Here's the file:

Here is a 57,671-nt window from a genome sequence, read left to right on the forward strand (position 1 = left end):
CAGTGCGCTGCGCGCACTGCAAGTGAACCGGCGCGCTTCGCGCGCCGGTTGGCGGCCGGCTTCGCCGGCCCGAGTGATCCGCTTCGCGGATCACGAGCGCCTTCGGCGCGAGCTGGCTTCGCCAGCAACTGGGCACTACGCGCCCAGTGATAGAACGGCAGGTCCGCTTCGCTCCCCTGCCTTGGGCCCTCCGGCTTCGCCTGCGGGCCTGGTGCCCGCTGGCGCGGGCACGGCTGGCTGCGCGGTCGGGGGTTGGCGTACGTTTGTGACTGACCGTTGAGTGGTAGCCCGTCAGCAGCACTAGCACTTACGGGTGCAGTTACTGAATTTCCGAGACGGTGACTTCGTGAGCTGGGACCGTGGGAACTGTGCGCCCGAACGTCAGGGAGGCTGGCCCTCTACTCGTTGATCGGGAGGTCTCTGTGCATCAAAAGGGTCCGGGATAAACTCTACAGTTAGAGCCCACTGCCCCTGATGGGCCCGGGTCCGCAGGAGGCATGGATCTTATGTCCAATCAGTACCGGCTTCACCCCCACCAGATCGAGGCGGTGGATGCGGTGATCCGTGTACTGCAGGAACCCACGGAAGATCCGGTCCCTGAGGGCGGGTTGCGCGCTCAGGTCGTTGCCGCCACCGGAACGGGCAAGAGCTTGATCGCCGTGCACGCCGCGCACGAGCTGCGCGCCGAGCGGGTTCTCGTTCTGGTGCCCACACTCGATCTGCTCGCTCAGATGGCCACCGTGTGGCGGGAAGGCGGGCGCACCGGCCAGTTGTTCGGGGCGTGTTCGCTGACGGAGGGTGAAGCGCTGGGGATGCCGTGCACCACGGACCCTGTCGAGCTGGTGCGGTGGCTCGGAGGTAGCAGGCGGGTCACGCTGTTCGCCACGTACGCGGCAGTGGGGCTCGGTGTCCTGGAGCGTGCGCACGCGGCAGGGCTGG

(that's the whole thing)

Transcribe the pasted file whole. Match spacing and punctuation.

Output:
Here is a 57,671-nt window from a genome sequence, read left to right on the forward strand (position 1 = left end):
CAGTGCGCTGCGCGCACTGCAAGTGAACCGGCGCGCTTCGCGCGCCGGTTGGCGGCCGGCTTCGCCGGCCCGAGTGATCCGCTTCGCGGATCACGAGCGCCTTCGGCGCGAGCTGGCTTCGCCAGCAACTGGGCACTACGCGCCCAGTGATAGAACGGCAGGTCCGCTTCGCTCCCCTGCCTTGGGCCCTCCGGCTTCGCCTGCGGGCCTGGTGCCCGCTGGCGCGGGCACGGCTGGCTGCGCGGTCGGGGGTTGGCGTACGTTTGTGACTGACCGTTGAGTGGTAGCCCGTCAGCAGCACTAGCACTTACGGGTGCAGTTACTGAATTTCCGAGACGGTGACTTCGTGAGCTGGGACCGTGGGAACTGTGCGCCCGAACGTCAGGGAGGCTGGCCCTCTACTCGTTGATCGGGAGGTCTCTGTGCATCAAAAGGGTCCGGGATAAACTCTACAGTTAGAGCCCACTGCCCCTGATGGGCCCGGGTCCGCAGGAGGCATGGATCTTATGTCCAATCAGTACCGGCTTCACCCCCACCAGATCGAGGCGGTGGATGCGGTGATCCGTGTACTGCAGGAACCCACGGAAGATCCGGTCCCTGAGGGCGGGTTGCGCGCTCAGGTCGTTGCCGCCACCGGAACGGGCAAGAGCTTGATCGCCGTGCACGCCGCGCACGAGCTGCGCGCCGAGCGGGTTCTCGTTCTGGTGCCCACACTCGATCTGCTCGCTCAGATGGCCACCGTGTGGCGGGAAGGCGGGCGCACCGGCCAGTTGTTCGGGGCGTGTTCGCTGACGGAGGGTGAAGCGCTGGGGATGCCGTGCACCACGGACCCTGTCGAGCTGGTGCGGTGGCTCGGAGGTAGCAGGCGGGTCACGCTGTTCGCCACGTACGCGGCAGTGGGGCTCGGTGTCCTGGAGCGTGCGCACGCGGCAGGGCTGG